There’s only one thing better than a good cover and that’s two good covers (Ok, one and a half) in a mash up! ‘You Got The Love’ has long been Florence’s own, the ‘Candi Staton’ original barely a memory, and Dizzee’s reworking/sampling of The Adventures of Stevie V classic ‘Dirty Cash (Money Talks)’ worthy of respect, but when the two came together for this unlikely collaboration, the Brit Awards were ecstatic and a partnership formed. A few other live performances followed its release as a single, which entered the UK charts at number 2, this version from Glastonbury being nothing short of amazing. Check it out.

Mary J Blige – One
The vocal performance on Mary’s own version, not the one with U2, is so sick that she totally wipes the floor with the original. It’s got so much power and emotion that Bono sounds bland by comparison (maybe because he is).

Stereophonics – Nothing Compares 2 U
The Prince penned heart breaker originally made famous by Sinead O’Conner got dusted off and reworked by the Stereophonics for an NME/Warchild compilation back in 2002. It stays true to the original, but Kelly Jones raspy voice adds an emotional edge to this already classic break up song. Pass the tissues.

Cake – I Will Survive
This version of the Gloria Gaynor banger has got it all; funny yet stylish with its own louche cool, pure genius.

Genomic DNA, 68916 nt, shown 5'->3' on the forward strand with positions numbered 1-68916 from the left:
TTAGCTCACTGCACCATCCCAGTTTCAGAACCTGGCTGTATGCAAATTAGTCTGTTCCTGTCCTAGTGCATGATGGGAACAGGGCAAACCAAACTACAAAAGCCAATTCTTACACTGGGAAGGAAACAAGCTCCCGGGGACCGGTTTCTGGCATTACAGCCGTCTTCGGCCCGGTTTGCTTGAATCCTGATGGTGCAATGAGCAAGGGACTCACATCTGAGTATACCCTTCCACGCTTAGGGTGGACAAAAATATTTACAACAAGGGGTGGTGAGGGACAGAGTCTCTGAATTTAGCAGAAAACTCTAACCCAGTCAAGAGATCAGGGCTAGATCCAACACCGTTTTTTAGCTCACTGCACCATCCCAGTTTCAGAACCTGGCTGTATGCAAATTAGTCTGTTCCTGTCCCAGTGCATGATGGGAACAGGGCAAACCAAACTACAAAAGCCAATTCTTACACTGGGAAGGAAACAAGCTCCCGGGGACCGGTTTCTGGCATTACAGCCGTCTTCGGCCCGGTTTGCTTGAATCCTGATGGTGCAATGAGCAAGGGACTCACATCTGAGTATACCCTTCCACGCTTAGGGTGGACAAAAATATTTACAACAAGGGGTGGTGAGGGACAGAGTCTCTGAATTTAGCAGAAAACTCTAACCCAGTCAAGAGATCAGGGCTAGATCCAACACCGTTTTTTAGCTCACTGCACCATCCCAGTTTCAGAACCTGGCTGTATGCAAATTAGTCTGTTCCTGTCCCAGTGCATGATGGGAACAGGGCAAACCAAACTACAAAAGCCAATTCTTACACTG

Leona Lewis – Run
Radio One’s Live Lounge has thrown up all kinds of killer performances over the years and one of the most notable is Leona Lewis’ version of Run by Snow Patrol. Leona succeeds in taking it to a whole new level. Damn that girl can sing.

Disturbed – The Sound of Silence
Oh. My. God.
How powerfully epic can you get?

Homeless Mustard – Creep
Left me speechless.

Ben Watt – Fever Dream Review

Ben Watt Fever Dream PACKSHOT - HI RES AmazonOn 2014’s Hendra, Ben Watt rekindled his solo career with a deeply reflective album of hauntingly beautiful songs. The writing, recording and subsequent touring caused the singer-songwriter to rediscover his voice and helped open up a rich vein of creativity to produce a flurry of new songs.

The resulting album, ‘Fever Dream’, is a loosely conceptual voyage musing on the ever evolving complexities of love and relationships, purposely progressing from a hard edged, almost difficult, atmosphere to a lighter feel of hope as the album develops. It builds on the template of the previous outing, both stylistically and in terms of personnel; Bernard Butler once again contributing sublime guitar work, while new double bassist Rex Horan adds a little extra depth.